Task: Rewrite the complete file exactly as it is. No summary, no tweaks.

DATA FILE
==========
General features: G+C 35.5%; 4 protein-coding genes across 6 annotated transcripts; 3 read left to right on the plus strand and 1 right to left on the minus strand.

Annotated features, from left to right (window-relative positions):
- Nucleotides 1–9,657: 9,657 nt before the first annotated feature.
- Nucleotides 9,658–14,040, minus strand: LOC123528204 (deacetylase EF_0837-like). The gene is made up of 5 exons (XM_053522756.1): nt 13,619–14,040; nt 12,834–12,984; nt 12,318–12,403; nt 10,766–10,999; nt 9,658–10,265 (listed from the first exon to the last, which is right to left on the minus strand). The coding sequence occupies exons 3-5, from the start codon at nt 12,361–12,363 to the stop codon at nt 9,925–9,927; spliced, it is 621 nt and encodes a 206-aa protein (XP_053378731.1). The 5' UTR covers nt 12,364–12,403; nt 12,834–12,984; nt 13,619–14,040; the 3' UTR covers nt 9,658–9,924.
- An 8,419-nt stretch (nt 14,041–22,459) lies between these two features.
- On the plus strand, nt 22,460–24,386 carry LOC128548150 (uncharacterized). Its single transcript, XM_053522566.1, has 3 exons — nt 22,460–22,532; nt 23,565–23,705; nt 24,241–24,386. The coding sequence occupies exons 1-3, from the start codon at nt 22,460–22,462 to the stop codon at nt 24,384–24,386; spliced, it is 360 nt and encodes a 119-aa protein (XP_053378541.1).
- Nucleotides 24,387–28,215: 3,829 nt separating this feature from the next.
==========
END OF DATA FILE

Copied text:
General features: G+C 35.5%; 4 protein-coding genes across 6 annotated transcripts; 3 read left to right on the plus strand and 1 right to left on the minus strand.

Annotated features, from left to right (window-relative positions):
- Nucleotides 1–9,657: 9,657 nt before the first annotated feature.
- Nucleotides 9,658–14,040, minus strand: LOC123528204 (deacetylase EF_0837-like). The gene is made up of 5 exons (XM_053522756.1): nt 13,619–14,040; nt 12,834–12,984; nt 12,318–12,403; nt 10,766–10,999; nt 9,658–10,265 (listed from the first exon to the last, which is right to left on the minus strand). The coding sequence occupies exons 3-5, from the start codon at nt 12,361–12,363 to the stop codon at nt 9,925–9,927; spliced, it is 621 nt and encodes a 206-aa protein (XP_053378731.1). The 5' UTR covers nt 12,364–12,403; nt 12,834–12,984; nt 13,619–14,040; the 3' UTR covers nt 9,658–9,924.
- An 8,419-nt stretch (nt 14,041–22,459) lies between these two features.
- On the plus strand, nt 22,460–24,386 carry LOC128548150 (uncharacterized). Its single transcript, XM_053522566.1, has 3 exons — nt 22,460–22,532; nt 23,565–23,705; nt 24,241–24,386. The coding sequence occupies exons 1-3, from the start codon at nt 22,460–22,462 to the stop codon at nt 24,384–24,386; spliced, it is 360 nt and encodes a 119-aa protein (XP_053378541.1).
- Nucleotides 24,387–28,215: 3,829 nt separating this feature from the next.